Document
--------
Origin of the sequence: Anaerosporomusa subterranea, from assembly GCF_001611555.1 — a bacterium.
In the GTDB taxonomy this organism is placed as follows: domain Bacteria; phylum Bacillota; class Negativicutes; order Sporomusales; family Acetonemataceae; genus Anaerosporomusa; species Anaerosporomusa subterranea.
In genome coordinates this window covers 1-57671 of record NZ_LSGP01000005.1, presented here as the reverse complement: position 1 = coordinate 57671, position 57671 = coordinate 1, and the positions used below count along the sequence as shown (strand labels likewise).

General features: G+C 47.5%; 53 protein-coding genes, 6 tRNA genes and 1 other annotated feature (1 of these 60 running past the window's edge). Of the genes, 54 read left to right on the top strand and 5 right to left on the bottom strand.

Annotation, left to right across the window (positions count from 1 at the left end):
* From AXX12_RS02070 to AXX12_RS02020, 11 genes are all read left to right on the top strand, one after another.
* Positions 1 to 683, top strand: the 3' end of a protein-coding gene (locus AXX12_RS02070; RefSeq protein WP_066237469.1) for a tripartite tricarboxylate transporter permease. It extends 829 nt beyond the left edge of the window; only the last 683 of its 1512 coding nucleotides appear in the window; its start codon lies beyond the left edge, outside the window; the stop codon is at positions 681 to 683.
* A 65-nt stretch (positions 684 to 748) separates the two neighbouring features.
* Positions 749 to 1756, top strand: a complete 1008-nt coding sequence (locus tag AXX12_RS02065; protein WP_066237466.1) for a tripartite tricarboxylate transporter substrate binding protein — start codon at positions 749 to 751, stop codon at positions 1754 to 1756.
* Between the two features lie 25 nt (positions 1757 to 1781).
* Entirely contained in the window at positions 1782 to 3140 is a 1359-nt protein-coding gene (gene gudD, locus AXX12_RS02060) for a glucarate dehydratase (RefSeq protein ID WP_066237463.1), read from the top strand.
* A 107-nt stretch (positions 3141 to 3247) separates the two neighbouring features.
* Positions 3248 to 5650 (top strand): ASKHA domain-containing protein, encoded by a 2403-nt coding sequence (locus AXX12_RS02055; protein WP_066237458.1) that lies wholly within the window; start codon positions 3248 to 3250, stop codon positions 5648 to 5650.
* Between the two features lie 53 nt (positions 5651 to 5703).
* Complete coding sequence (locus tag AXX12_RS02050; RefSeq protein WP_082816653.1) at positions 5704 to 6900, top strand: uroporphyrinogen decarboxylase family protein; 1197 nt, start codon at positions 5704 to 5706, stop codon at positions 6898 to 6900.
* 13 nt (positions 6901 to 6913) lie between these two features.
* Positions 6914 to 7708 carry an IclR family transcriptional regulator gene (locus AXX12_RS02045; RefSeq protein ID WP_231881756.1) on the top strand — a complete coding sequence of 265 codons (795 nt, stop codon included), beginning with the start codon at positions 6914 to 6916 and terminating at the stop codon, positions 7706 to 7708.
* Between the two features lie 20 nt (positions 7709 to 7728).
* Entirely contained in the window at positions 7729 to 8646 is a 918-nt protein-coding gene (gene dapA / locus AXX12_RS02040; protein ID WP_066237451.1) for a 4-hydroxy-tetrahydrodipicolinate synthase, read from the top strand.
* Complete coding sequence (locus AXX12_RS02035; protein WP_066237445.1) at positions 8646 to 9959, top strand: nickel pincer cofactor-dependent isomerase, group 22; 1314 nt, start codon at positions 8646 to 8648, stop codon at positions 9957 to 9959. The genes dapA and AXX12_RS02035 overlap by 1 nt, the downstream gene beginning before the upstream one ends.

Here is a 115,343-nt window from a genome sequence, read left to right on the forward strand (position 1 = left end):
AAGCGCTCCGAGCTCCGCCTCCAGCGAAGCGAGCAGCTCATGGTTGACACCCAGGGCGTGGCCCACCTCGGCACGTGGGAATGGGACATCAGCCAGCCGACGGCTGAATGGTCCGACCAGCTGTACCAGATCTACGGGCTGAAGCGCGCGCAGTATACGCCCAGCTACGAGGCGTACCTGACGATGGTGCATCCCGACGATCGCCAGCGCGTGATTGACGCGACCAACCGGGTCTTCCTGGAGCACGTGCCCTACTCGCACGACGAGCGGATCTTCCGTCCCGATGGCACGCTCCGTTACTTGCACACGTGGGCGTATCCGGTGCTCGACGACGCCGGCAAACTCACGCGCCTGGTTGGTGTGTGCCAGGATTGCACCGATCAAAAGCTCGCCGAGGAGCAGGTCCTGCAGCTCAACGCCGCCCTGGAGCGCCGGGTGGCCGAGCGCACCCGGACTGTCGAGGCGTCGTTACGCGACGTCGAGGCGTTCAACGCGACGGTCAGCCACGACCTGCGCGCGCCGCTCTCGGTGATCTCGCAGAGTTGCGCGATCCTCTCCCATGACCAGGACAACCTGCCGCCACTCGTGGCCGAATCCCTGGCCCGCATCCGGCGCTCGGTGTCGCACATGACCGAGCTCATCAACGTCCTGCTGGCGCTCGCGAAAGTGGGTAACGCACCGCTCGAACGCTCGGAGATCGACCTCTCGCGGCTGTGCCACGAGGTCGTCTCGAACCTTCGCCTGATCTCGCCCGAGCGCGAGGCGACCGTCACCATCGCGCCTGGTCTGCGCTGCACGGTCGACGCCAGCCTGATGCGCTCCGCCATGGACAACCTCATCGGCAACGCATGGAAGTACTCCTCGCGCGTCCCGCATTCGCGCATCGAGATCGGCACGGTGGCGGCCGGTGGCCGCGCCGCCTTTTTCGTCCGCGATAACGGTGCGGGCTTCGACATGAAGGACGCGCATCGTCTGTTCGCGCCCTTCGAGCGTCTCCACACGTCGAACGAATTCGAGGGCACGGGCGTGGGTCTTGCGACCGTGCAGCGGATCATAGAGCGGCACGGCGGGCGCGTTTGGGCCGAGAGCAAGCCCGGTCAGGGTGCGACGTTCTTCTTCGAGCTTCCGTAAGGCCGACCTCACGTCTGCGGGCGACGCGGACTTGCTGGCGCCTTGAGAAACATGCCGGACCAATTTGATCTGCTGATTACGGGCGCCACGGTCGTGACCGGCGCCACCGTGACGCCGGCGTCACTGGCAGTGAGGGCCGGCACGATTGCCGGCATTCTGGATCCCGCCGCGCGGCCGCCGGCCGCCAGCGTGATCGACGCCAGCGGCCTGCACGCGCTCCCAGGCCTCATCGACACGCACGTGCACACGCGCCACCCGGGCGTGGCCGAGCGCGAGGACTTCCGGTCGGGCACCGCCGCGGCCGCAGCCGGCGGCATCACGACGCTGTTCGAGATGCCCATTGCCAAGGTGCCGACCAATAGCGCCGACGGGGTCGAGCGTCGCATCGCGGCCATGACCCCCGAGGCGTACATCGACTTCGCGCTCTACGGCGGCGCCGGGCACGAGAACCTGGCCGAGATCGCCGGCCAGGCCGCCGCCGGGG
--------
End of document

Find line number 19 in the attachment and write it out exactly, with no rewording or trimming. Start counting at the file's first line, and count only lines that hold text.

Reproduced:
* Entirely contained in the window at positions 7729 to 8646 is a 918-nt protein-coding gene (gene dapA / locus AXX12_RS02040; protein ID WP_066237451.1) for a 4-hydroxy-tetrahydrodipicolinate synthase, read from the top strand.